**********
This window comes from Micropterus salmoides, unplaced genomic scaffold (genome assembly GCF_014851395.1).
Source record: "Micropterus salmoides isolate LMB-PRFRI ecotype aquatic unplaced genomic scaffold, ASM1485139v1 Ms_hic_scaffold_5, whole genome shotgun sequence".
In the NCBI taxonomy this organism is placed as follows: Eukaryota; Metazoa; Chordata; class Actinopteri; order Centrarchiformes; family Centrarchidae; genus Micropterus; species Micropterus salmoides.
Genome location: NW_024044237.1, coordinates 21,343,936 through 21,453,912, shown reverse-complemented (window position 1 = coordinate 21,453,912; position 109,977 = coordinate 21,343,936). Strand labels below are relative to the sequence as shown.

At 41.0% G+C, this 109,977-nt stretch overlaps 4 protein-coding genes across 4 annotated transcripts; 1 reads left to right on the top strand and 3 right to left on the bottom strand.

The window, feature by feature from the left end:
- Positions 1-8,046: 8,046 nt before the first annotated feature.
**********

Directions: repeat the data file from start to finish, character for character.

This window comes from Micropterus salmoides, unplaced genomic scaffold (genome assembly GCF_014851395.1).
Source record: "Micropterus salmoides isolate LMB-PRFRI ecotype aquatic unplaced genomic scaffold, ASM1485139v1 Ms_hic_scaffold_5, whole genome shotgun sequence".
In the NCBI taxonomy this organism is placed as follows: Eukaryota; Metazoa; Chordata; class Actinopteri; order Centrarchiformes; family Centrarchidae; genus Micropterus; species Micropterus salmoides.
Genome location: NW_024044237.1, coordinates 21,343,936 through 21,453,912, shown reverse-complemented (window position 1 = coordinate 21,453,912; position 109,977 = coordinate 21,343,936). Strand labels below are relative to the sequence as shown.

At 41.0% G+C, this 109,977-nt stretch overlaps 4 protein-coding genes across 4 annotated transcripts; 1 reads left to right on the top strand and 3 right to left on the bottom strand.

The window, feature by feature from the left end:
- Positions 1-8,046: 8,046 nt before the first annotated feature.